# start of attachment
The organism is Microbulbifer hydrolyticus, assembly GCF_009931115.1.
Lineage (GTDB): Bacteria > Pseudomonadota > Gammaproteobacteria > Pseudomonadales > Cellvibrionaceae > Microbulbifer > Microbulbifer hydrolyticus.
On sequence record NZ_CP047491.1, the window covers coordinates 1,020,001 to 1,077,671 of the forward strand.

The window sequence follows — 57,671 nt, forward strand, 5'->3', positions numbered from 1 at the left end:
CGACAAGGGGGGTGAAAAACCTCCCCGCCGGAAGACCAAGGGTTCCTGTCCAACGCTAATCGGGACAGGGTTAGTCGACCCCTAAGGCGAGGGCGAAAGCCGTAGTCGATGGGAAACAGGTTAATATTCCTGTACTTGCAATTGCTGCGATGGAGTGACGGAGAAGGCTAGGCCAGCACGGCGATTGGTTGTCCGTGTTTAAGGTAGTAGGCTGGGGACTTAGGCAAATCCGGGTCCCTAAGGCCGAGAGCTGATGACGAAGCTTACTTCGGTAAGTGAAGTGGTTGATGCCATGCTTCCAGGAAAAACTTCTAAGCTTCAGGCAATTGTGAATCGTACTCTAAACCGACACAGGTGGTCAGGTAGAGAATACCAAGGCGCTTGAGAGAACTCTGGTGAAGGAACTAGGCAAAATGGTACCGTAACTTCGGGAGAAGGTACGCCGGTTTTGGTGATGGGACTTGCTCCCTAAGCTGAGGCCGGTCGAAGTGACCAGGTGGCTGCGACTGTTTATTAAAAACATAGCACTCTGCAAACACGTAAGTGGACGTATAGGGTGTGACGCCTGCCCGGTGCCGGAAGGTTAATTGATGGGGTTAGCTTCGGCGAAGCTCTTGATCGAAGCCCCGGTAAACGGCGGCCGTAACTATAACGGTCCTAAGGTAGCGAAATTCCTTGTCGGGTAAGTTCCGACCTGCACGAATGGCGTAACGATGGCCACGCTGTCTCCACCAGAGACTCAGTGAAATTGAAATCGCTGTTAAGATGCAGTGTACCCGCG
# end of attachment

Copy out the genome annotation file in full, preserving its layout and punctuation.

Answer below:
The organism is Microbulbifer hydrolyticus, assembly GCF_009931115.1.
Lineage (GTDB): Bacteria > Pseudomonadota > Gammaproteobacteria > Pseudomonadales > Cellvibrionaceae > Microbulbifer > Microbulbifer hydrolyticus.
On sequence record NZ_CP047491.1, the window covers coordinates 1,020,001 to 1,077,671 of the forward strand.

The window sequence follows — 57,671 nt, forward strand, 5'->3', positions numbered from 1 at the left end:
CGACAAGGGGGGTGAAAAACCTCCCCGCCGGAAGACCAAGGGTTCCTGTCCAACGCTAATCGGGACAGGGTTAGTCGACCCCTAAGGCGAGGGCGAAAGCCGTAGTCGATGGGAAACAGGTTAATATTCCTGTACTTGCAATTGCTGCGATGGAGTGACGGAGAAGGCTAGGCCAGCACGGCGATTGGTTGTCCGTGTTTAAGGTAGTAGGCTGGGGACTTAGGCAAATCCGGGTCCCTAAGGCCGAGAGCTGATGACGAAGCTTACTTCGGTAAGTGAAGTGGTTGATGCCATGCTTCCAGGAAAAACTTCTAAGCTTCAGGCAATTGTGAATCGTACTCTAAACCGACACAGGTGGTCAGGTAGAGAATACCAAGGCGCTTGAGAGAACTCTGGTGAAGGAACTAGGCAAAATGGTACCGTAACTTCGGGAGAAGGTACGCCGGTTTTGGTGATGGGACTTGCTCCCTAAGCTGAGGCCGGTCGAAGTGACCAGGTGGCTGCGACTGTTTATTAAAAACATAGCACTCTGCAAACACGTAAGTGGACGTATAGGGTGTGACGCCTGCCCGGTGCCGGAAGGTTAATTGATGGGGTTAGCTTCGGCGAAGCTCTTGATCGAAGCCCCGGTAAACGGCGGCCGTAACTATAACGGTCCTAAGGTAGCGAAATTCCTTGTCGGGTAAGTTCCGACCTGCACGAATGGCGTAACGATGGCCACGCTGTCTCCACCAGAGACTCAGTGAAATTGAAATCGCTGTTAAGATGCAGTGTACCCGCG